top of page

Tales From Mangan's House Of Parliament

Written by very Rev. J. Bennett P.P. in 1986

The house which stood in the corner of the cross roads in Prosperous opposite the public house known as the "George Inn" (Christy's) is long since gone and in it's place now stands our fine new school opened in 1985 by the new bishop Dr. Lawrence Ryan, his first Episcopal duty. It was names "House of Parliament" because in it all the seers, philosophers, and jokers of the village assembled there two or three nights a week to discuss all local topics. In my time as curate about ten neighbours gathered here and since my workman, Charlie Boland was one of the senior members, I always had first hand knowledge about the proceedings. All classes and creeds were represented and every subject from religion to politics found it's way on to the agenda from time to time. I should have mentioned that the owner of this remarkable house and property was one Andy Mangan, who like Melchisedech of old had neither beginning or end. In fact, it was from a distant relative in Ballyfermot that I purchased the site for our school. Andy also had a turf bank and having saved the crops and ricked it carefully on the bog, he drew it home as he needed. The small donkey was as quaint as Andy himself and he slid along in his bare feet silently through the village. You only heard the "Hob"! "Woe"! as the driver always on foot, steered the model T from the bog to the cross. 

Andy always had a good bright fire of white or brown turf. The "court jesters" as they were called, sat on hobs and forums well protected from draughts. The crack went on till near midnight. Andy was an astute observer and his yarns enlivened many a cold night in cosy "Mangans Parliament". How Doyle got his own back on the pigs: Andy had known this man Doyle for a number of years. He was a lazy farmer and was never in time with his Spring sowing. He kept a lot of young pigs. Of course at this time of the year he would have to let them out to forage for themselves. They would make for the potato field, root out the seed an destroy an acre of good promising food in a few days. Into the bargain they would have as much exercise and excitement as food, but it kept them going for a few weeks grunting and squealing like mad.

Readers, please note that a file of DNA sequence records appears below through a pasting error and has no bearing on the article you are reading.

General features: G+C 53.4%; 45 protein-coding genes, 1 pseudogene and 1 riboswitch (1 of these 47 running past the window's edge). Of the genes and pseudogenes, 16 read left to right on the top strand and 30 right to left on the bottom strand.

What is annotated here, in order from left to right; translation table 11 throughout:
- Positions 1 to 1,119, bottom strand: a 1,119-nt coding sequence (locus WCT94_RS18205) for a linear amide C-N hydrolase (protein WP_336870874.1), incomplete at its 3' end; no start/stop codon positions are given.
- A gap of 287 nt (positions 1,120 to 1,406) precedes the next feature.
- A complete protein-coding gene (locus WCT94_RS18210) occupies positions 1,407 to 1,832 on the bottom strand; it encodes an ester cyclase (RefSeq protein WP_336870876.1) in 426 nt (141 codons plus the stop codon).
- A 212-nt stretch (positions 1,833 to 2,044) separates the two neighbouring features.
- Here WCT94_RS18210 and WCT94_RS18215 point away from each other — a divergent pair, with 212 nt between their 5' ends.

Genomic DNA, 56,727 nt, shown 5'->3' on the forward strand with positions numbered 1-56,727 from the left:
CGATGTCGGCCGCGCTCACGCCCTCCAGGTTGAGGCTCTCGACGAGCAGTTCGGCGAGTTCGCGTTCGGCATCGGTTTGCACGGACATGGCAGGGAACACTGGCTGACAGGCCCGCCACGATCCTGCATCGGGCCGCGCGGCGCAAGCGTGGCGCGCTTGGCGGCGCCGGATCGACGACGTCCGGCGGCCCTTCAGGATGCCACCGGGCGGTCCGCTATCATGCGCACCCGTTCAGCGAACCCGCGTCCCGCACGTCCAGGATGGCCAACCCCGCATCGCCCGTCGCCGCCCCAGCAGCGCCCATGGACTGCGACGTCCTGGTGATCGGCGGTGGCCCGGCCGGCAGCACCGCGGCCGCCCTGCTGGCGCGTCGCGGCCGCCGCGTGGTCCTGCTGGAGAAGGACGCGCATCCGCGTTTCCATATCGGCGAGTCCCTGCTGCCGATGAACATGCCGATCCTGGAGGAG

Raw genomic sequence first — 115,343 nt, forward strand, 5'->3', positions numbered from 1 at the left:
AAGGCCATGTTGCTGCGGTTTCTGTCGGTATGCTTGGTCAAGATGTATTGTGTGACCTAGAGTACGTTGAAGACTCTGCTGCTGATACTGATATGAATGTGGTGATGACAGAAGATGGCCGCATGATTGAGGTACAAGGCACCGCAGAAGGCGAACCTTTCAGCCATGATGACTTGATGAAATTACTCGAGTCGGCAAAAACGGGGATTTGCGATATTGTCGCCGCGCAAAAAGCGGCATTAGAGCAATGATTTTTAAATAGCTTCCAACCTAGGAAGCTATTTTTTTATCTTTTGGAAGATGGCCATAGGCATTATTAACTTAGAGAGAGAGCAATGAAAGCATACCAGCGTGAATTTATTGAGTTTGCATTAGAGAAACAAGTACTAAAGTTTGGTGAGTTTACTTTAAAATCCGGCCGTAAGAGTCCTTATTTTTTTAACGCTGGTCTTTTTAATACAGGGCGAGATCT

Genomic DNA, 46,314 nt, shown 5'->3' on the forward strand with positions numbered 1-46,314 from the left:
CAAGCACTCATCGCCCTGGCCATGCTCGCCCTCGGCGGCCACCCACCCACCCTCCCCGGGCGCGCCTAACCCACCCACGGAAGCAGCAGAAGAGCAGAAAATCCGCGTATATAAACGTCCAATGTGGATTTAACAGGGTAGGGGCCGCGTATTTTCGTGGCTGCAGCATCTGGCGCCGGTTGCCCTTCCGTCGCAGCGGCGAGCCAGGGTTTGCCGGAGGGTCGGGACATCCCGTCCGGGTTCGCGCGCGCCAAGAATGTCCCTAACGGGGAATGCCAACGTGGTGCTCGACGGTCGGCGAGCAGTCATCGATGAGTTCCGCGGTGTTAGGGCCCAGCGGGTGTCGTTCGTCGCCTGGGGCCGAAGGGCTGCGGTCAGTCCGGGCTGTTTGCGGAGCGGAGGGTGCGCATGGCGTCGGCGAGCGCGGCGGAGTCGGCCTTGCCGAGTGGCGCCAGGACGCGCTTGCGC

After a year or two of this carry on, Doyle had enough and vowed to come even with those "hogs of hell". He prepared for the crops as usual, putting in the manure in the drills but no seed. He then let the pigs out, took up position at the kitchen window where he could enjoy the confusion of the mad animals firing clay and manure all over the place. Every now and again he would shout in his laughter - "Well ye confounded bastards that will learn yous a lesson!"

Written by very Rev. J. Bennett P.P. in 1986 for the book Prosperous A Village Of Vision


Andy Mangan's "House of Parliament" situated where the primary school is now. Local seniors met here and discussed local current affairs, politics and religion.

bottom of page